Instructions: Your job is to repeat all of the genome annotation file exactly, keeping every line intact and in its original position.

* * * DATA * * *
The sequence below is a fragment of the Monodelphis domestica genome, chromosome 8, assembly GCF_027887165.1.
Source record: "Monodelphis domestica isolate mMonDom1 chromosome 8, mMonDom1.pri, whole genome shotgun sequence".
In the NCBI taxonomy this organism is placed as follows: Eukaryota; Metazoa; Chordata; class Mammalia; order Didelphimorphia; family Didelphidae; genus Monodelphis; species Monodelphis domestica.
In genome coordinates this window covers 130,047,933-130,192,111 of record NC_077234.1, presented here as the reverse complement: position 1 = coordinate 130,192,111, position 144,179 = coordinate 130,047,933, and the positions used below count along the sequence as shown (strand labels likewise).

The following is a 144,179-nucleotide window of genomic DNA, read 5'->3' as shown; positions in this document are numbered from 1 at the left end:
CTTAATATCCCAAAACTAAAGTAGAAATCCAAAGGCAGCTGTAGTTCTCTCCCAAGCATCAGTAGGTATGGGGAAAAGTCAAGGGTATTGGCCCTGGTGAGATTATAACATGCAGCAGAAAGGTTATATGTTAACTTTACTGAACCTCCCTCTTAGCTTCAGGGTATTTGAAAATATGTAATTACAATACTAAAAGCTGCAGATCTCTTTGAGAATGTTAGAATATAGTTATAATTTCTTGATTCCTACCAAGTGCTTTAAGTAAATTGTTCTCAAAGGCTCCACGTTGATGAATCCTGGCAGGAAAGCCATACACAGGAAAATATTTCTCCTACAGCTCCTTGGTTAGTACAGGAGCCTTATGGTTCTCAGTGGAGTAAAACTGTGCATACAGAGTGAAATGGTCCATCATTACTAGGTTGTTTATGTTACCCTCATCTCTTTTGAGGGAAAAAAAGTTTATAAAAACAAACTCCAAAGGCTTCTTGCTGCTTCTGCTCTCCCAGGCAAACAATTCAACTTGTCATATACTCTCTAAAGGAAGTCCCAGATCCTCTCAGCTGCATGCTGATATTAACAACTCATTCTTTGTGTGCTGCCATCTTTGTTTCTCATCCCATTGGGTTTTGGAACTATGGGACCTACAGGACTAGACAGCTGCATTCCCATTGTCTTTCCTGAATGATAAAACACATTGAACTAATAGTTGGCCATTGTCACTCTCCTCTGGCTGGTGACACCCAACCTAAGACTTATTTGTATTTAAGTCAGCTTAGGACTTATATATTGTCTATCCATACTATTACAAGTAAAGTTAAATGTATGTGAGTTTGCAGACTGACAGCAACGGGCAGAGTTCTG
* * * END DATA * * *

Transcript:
The sequence below is a fragment of the Monodelphis domestica genome, chromosome 8, assembly GCF_027887165.1.
Source record: "Monodelphis domestica isolate mMonDom1 chromosome 8, mMonDom1.pri, whole genome shotgun sequence".
In the NCBI taxonomy this organism is placed as follows: Eukaryota; Metazoa; Chordata; class Mammalia; order Didelphimorphia; family Didelphidae; genus Monodelphis; species Monodelphis domestica.
In genome coordinates this window covers 130,047,933-130,192,111 of record NC_077234.1, presented here as the reverse complement: position 1 = coordinate 130,192,111, position 144,179 = coordinate 130,047,933, and the positions used below count along the sequence as shown (strand labels likewise).

The following is a 144,179-nucleotide window of genomic DNA, read 5'->3' as shown; positions in this document are numbered from 1 at the left end:
CTTAATATCCCAAAACTAAAGTAGAAATCCAAAGGCAGCTGTAGTTCTCTCCCAAGCATCAGTAGGTATGGGGAAAAGTCAAGGGTATTGGCCCTGGTGAGATTATAACATGCAGCAGAAAGGTTATATGTTAACTTTACTGAACCTCCCTCTTAGCTTCAGGGTATTTGAAAATATGTAATTACAATACTAAAAGCTGCAGATCTCTTTGAGAATGTTAGAATATAGTTATAATTTCTTGATTCCTACCAAGTGCTTTAAGTAAATTGTTCTCAAAGGCTCCACGTTGATGAATCCTGGCAGGAAAGCCATACACAGGAAAATATTTCTCCTACAGCTCCTTGGTTAGTACAGGAGCCTTATGGTTCTCAGTGGAGTAAAACTGTGCATACAGAGTGAAATGGTCCATCATTACTAGGTTGTTTATGTTACCCTCATCTCTTTTGAGGGAAAAAAAGTTTATAAAAACAAACTCCAAAGGCTTCTTGCTGCTTCTGCTCTCCCAGGCAAACAATTCAACTTGTCATATACTCTCTAAAGGAAGTCCCAGATCCTCTCAGCTGCATGCTGATATTAACAACTCATTCTTTGTGTGCTGCCATCTTTGTTTCTCATCCCATTGGGTTTTGGAACTATGGGACCTACAGGACTAGACAGCTGCATTCCCATTGTCTTTCCTGAATGATAAAACACATTGAACTAATAGTTGGCCATTGTCACTCTCCTCTGGCTGGTGACACCCAACCTAAGACTTATTTGTATTTAAGTCAGCTTAGGACTTATATATTGTCTATCCATACTATTACAAGTAAAGTTAAATGTATGTGAGTTTGCAGACTGACAGCAACGGGCAGAGTTCTG